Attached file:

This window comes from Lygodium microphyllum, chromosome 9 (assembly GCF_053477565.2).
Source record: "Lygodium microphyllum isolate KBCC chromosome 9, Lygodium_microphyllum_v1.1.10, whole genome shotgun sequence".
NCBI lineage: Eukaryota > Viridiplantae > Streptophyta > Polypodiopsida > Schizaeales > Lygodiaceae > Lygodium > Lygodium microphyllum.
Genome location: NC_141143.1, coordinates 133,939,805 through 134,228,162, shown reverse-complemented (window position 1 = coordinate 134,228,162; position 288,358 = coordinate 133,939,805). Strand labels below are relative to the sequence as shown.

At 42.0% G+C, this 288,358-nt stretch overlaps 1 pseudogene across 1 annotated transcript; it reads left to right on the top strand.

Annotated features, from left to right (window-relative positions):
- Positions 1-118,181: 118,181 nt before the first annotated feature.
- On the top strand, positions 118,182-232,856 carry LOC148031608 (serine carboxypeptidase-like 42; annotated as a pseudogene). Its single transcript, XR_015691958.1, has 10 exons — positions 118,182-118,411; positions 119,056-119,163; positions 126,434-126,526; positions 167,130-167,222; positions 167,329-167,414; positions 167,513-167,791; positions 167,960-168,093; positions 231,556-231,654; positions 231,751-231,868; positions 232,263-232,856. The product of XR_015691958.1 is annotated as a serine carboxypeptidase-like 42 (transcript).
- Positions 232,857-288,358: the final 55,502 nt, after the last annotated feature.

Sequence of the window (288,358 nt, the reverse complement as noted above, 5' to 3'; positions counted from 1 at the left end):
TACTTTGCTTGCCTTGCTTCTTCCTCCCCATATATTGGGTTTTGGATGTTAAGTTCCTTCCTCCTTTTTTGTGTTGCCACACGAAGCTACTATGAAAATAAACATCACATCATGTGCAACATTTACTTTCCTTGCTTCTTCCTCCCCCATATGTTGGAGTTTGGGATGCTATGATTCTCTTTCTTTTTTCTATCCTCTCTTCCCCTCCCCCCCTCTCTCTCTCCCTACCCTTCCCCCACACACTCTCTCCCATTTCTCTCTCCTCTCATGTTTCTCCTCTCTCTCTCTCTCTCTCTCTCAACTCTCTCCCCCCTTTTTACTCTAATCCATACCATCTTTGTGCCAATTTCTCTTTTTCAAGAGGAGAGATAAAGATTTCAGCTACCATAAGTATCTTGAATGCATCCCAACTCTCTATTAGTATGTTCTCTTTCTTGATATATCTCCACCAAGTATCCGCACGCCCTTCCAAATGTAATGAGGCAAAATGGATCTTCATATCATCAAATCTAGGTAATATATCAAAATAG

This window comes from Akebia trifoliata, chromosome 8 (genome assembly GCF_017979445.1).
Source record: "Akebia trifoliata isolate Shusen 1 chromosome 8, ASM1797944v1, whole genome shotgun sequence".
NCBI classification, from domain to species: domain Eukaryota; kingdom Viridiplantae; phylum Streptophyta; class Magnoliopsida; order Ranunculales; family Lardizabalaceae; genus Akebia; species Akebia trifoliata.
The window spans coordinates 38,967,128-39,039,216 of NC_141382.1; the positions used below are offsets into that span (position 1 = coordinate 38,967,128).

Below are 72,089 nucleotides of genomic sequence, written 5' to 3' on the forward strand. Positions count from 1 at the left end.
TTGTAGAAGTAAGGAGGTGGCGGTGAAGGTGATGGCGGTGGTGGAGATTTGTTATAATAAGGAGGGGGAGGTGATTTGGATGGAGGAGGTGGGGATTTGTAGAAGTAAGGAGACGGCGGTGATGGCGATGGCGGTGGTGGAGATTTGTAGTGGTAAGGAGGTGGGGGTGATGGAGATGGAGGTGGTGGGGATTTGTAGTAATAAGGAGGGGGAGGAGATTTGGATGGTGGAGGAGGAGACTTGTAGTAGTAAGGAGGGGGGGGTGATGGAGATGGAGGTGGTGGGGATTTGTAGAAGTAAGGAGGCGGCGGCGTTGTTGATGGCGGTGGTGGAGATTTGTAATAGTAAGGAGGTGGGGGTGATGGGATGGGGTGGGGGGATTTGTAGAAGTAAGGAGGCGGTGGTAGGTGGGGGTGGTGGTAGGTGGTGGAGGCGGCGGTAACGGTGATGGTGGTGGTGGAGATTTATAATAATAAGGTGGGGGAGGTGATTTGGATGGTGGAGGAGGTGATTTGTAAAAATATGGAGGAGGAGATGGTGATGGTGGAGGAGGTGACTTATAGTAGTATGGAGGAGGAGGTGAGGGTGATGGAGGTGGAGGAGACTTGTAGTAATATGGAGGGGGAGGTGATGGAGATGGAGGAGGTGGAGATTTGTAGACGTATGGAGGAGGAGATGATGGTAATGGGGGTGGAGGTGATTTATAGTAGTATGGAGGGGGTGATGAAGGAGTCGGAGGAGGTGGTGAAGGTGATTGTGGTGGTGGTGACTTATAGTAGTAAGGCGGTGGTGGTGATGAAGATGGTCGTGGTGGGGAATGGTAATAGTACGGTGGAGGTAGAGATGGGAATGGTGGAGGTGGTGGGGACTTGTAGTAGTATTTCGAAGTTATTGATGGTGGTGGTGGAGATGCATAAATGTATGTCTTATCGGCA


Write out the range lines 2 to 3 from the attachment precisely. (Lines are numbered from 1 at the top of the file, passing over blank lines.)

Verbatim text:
Source record: "Lygodium microphyllum isolate KBCC chromosome 9, Lygodium_microphyllum_v1.1.10, whole genome shotgun sequence".
NCBI lineage: Eukaryota > Viridiplantae > Streptophyta > Polypodiopsida > Schizaeales > Lygodiaceae > Lygodium > Lygodium microphyllum.